‘Grand Theft Auto’ maker ambivalent about VR

Attendees participate in VR virtual reality during E3 Electronic Entertainment Expo 2016 at Los Angeles Convention Center on June 14, 2016 in Los Angeles.
Daniel Boczarski | Getty Images
Attendees participate in VR virtual reality during E3 Electronic Entertainment Expo 2016 at Los Angeles Convention Center on June 14, 2016 in Los Angeles.

You can't walk 15 feet down the halls of the E3 show floor without someone thrusting a virtual reality headset at you this year. If there's one overlying theme at the videogame trade show's biggest convention, it's that VR is coming in a big way.

But Strauss Zelnick, CEO of Take-Two Interactive Software, said he's still skeptical about the technology.

"Our corporate strategy is to be where the consumer is," he said. "To the extent that new mechanics offer more power for us to make more exciting games, great. I think there may be some opportunity there eventually, but what I see so far isn't a game changer. … It's still a zero revenue business."

He's not trusting those misgivings completely, though. While the company has not announced any VR titles, Zelnick says its research and development arm has been exploring the technology for some time. And should consumer adoption VR grow much faster than anticipated, he says it will be ready.

"We're in a position technologically where we could come very quickly, but that said I don't want to compromise the company's balance sheet until I'm sure something actually exists," he said.

Take-Two is a company a lot of people are paying attention to this year, despite that fact that its most visible developer – Rockstar Games, makers of "Grand Theft Auto" and "Red Dead Redemption" – has not yet announced its new game. The company's lavish E3 booth, promoting this fall's "Mafia III," is the first thing many E3 showgoers see when they walk onto the show floor. And in investment circles, there has been chatter about whether a merger between the company and Ubisoft would make sense.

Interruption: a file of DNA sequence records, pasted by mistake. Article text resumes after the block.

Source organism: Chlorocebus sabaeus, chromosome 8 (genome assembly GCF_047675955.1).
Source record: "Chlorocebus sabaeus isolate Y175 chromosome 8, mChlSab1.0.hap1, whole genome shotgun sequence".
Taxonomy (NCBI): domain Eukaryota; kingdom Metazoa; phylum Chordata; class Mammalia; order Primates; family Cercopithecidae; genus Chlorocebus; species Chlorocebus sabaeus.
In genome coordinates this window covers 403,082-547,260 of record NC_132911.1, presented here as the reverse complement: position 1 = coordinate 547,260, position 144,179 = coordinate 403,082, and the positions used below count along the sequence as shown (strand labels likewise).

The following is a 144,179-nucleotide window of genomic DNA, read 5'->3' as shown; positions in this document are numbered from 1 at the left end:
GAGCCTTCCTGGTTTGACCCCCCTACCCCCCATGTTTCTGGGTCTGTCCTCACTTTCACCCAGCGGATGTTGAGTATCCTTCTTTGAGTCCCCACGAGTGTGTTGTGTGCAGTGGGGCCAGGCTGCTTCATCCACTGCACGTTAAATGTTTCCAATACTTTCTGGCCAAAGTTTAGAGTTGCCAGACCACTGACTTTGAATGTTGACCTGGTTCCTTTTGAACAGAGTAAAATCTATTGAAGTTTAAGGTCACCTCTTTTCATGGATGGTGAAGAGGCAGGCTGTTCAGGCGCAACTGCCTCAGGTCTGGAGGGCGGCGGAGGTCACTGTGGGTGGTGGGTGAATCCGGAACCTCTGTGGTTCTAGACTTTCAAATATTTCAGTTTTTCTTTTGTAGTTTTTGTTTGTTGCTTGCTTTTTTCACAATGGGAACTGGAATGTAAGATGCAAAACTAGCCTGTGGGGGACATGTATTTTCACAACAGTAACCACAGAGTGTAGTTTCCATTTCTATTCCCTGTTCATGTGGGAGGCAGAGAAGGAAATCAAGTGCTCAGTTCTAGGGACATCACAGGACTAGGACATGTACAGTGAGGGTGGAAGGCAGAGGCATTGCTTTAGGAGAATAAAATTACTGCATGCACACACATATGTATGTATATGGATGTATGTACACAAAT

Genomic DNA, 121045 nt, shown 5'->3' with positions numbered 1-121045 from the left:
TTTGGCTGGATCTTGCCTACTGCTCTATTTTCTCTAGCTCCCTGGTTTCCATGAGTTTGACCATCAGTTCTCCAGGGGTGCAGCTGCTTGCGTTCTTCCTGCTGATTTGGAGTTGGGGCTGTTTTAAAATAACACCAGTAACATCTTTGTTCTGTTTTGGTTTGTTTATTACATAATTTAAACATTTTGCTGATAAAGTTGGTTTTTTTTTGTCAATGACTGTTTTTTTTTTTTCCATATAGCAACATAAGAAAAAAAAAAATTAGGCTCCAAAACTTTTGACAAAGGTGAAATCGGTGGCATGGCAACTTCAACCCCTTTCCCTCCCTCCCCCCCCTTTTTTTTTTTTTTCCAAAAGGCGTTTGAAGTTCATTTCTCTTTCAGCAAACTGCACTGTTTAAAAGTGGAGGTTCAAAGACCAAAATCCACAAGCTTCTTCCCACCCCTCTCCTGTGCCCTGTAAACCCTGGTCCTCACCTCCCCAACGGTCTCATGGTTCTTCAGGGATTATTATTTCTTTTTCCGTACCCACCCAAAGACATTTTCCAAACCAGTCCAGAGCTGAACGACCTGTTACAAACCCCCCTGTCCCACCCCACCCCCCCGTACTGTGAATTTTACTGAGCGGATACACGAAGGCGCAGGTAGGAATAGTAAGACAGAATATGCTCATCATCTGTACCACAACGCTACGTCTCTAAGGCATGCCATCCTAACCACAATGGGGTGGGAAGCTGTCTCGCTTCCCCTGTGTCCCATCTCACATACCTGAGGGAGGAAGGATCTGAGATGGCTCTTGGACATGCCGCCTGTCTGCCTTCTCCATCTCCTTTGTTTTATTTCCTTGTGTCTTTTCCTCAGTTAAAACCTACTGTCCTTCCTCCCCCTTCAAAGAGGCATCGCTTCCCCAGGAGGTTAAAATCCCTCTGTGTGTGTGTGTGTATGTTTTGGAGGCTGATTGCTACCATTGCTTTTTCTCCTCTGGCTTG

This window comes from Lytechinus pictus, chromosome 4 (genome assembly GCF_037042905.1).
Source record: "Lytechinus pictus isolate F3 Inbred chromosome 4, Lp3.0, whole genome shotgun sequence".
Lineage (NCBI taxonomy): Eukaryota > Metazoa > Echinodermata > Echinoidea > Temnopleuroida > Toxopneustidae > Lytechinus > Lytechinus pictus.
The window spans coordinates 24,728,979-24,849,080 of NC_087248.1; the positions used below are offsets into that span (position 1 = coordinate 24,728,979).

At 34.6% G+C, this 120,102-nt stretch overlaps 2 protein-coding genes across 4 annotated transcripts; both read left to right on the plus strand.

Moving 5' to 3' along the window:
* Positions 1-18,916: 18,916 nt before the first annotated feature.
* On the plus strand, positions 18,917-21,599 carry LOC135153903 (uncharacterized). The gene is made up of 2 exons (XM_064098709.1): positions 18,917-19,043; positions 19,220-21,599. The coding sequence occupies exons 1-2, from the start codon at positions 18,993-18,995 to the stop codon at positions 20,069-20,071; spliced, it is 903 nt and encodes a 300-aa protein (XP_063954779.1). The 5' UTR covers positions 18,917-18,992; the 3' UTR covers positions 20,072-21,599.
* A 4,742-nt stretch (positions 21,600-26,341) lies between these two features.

Zelnick, naturally, didn't discuss Ubisoft directly. (Nor did Ubisoft discuss Take-Two.) However, he did say the company has its eyes open when it comes to M&A.

"We've been very clear we have a lot of cash, we have no debt," he says. "We've said we would actively consider an acquisition as long as it's a strategic fit and as long as it supports the nature of enterprise. … I wouldn't rule out any particular opportunity in this space when seen through that lens."

While there's no new "Grand Theft Auto" game looming, don't expect Take-Two to have a controversy-free holiday. "Mafia III" is a gritty game about organized crime, but what's more likely to turn heads is the game's approach to racism. Set in a New Orleans-like city in the late 1960s, the game features a black protagonist – and isn't afraid of the n-word.

It's a fine line to walk between being authentic to the time period and gratuitous – and one that's likely to be debated. But Zelnick says he believes the development team will strike the right balance.

"Art can be brutal and still uplifting," he says. "There's a difference between being realistic and challenging and being exploitive. Our goal is to stay on the realistic and challenging line, which is why I stand behind everything we do. … We want people to think and ask questions, but we don't intend to — nor do I think we do — play to base instincts."